Where to Sign a Contract: Everything You Need to Know
Knowing where to sign a contract is important since it is legally enforceable.3 min read
Knowing where to sign a contract is important since it is legally enforceable. This means neither party can violate the contract without being in jeopardy of a lawsuit. It doesn't matter what the other party says he'll do or not do, but only what is in the contract itself. For this reason, the language needs to be clear and should have a detailed outline of the agreement you've come to with the other party.
As an example, if you'll be entering a contract to purchase pens and paper from a supplier, but only the pens are stated in the contract, you'll have to pay for both the pens and paper without receiving the paper.
What Should a Contract Include?
An experienced attorney should look over the contract before you sign it. If there is anything you have questions about or disagree with, you'll want to talk to the other party to renegotiate before you sign it. A solid contract should be clear about how long the agreement will last. There may be a set term, such as putting an attorney on retainer for up to a year. Sometimes the contract will end after a particular project is done.
Either way, the contract needs to be clear about how both parties know the contract is expired. If there isn't a set period in the contract, put provisions under which it's possible for the contract to be terminated. This may be by mutual agreement, with 30 days' notice, or if one party breaches the contract.
Severability is defined as a legal term that means one part of the contract still stands if another part is found to be unconstitutional or illegal. You should have a severability clause in your contract; otherwise, the whole contract is null if someone sues over one line or the law changes.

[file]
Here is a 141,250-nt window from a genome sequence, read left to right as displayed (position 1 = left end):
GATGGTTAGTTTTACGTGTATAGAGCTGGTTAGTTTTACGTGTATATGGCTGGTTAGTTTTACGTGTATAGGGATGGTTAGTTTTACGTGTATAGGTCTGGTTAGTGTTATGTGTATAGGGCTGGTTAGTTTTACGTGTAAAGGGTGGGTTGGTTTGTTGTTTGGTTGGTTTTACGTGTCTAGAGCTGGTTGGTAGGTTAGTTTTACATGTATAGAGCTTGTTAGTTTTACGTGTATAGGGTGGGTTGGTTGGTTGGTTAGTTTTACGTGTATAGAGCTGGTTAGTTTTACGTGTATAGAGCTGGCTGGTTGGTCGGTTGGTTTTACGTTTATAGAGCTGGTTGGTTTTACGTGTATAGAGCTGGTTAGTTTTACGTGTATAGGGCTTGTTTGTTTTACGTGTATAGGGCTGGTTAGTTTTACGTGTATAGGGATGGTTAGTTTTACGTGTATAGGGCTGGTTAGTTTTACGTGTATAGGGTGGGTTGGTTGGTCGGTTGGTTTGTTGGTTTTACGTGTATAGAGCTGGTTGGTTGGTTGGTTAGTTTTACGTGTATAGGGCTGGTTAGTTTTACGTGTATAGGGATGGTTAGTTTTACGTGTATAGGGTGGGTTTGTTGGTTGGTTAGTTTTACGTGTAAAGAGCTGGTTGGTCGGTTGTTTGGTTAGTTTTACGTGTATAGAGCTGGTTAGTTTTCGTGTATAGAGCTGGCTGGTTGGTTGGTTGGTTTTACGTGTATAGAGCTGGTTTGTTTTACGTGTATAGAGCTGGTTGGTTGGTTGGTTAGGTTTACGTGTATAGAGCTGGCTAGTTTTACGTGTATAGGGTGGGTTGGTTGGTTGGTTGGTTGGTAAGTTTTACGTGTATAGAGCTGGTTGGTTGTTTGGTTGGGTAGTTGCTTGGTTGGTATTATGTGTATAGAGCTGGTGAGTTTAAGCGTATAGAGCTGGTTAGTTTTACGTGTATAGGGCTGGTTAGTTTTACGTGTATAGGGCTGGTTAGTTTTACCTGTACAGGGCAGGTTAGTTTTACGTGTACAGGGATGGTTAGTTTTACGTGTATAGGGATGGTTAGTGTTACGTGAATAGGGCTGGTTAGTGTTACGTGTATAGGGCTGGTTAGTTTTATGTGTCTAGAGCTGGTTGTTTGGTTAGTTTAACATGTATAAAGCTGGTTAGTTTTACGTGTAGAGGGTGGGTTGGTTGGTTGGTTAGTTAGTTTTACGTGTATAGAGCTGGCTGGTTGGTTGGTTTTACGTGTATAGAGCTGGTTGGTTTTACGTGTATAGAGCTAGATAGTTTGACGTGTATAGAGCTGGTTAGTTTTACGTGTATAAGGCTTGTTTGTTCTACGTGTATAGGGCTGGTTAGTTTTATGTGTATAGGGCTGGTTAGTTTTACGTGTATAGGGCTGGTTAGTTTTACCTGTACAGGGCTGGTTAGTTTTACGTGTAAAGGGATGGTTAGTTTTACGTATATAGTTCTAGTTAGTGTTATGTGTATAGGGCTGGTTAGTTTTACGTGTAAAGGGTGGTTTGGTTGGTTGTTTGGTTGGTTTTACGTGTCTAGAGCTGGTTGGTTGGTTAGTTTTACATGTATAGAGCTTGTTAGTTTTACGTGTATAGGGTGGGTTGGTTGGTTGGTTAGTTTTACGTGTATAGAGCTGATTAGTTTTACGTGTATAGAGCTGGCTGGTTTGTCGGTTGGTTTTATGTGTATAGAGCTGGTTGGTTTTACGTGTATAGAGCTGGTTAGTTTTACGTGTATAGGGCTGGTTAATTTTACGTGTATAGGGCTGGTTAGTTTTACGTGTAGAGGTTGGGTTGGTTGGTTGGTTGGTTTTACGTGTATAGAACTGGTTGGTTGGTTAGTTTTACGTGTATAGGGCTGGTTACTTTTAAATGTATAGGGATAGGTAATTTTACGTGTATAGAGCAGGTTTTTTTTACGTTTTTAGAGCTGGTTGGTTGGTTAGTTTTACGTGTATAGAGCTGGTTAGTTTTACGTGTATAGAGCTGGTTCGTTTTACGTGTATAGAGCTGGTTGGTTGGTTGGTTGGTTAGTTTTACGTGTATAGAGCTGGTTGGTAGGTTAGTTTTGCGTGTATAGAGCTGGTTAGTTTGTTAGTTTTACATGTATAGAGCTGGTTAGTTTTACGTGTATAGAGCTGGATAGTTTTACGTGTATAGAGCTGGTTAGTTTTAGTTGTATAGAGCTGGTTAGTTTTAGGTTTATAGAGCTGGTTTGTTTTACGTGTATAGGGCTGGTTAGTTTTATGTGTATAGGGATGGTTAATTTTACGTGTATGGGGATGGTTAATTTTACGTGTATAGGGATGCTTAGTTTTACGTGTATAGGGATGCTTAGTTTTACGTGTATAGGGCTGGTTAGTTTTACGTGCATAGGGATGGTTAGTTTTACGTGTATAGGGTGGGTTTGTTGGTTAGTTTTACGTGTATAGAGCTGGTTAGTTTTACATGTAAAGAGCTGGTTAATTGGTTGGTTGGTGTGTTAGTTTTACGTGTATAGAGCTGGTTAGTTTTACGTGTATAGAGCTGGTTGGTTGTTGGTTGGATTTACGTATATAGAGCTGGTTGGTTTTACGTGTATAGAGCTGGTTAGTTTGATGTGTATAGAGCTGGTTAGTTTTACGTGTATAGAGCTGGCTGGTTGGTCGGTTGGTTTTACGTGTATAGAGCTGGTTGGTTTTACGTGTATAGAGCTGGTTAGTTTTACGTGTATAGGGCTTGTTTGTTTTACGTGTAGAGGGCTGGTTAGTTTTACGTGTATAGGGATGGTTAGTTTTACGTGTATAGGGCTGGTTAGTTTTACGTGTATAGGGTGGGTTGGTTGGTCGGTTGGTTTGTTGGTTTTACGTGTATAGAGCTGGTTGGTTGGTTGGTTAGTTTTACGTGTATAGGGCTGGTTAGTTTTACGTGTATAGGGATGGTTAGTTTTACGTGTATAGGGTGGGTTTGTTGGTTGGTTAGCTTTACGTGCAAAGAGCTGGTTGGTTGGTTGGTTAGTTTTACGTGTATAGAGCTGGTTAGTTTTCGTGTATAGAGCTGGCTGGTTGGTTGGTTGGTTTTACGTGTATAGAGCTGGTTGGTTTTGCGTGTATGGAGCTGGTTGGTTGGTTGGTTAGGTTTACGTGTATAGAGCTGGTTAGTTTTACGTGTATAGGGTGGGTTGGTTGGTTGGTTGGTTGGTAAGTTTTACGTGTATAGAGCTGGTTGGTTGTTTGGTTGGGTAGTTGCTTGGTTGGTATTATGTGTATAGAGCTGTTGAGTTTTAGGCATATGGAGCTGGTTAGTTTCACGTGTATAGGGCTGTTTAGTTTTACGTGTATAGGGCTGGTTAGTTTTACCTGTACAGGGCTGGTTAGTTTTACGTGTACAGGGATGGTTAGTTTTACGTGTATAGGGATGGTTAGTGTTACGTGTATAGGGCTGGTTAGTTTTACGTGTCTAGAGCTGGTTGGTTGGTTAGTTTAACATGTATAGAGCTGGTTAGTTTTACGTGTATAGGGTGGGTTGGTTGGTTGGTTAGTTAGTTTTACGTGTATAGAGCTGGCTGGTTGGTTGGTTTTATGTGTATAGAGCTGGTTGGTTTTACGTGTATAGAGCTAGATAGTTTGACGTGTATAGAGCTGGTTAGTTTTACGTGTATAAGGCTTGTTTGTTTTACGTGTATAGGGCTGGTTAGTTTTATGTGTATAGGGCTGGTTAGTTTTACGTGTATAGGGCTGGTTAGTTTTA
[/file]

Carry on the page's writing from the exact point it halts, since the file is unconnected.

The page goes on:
How to Properly Sign a Contract
When you sign a contract on behalf of your business, you can't just sign your name or your business's name. Instead, you'll need to sign as an authorized agent of your company, so make sure the signature line clearly lists your name and title and states that you're signing "on behalf of" your company, which you should identify by name. If you sign as yourself, you could be personally liable for any lawsuits that arise from the contract.
You also do not want the wrong person representing the other party to sign the contract. If it is not signed by someone with the authority to do so, you may not have a legally binding contract with that company, or you might be limiting your ability to enforce the contract if something goes wrong down the road. If you are unsure, check with a senior official in the company, or ask the government "registrar" in your province or state to verify that person's authority.
Who Is an Authorized Representative of a Limited Company?
If a limited corporation or company is involved, the company's articles of association can decide who signs. According to English law, the director's signature is usually depended on by the other party. This is because the director has notable authority to bind the company that they're the director of. An executive officer may also sign the document instead of the director.
Who is an Authorized Representative of a Partnership?
The safest way to go is to get every partner to sign. However, this isn't always practical, so make sure that all the partners who sign are authorized to do so. You should have a third party watch the contract signing for evidential reasons. The witness can then confirm that the signature of the party matches that of the one on the agreement. England allows contracts to be effective without any of the signatures being witnessed. Some countries require the contract to be signed in front of a notary public in order for it to be effective.
Each jurisdiction has its own rules, so it's important to check what the position is with yours before the contract is finalized. Once the signing is observed, the witness should write the following:
- His name legibly stated in capital letters.
- His home address.
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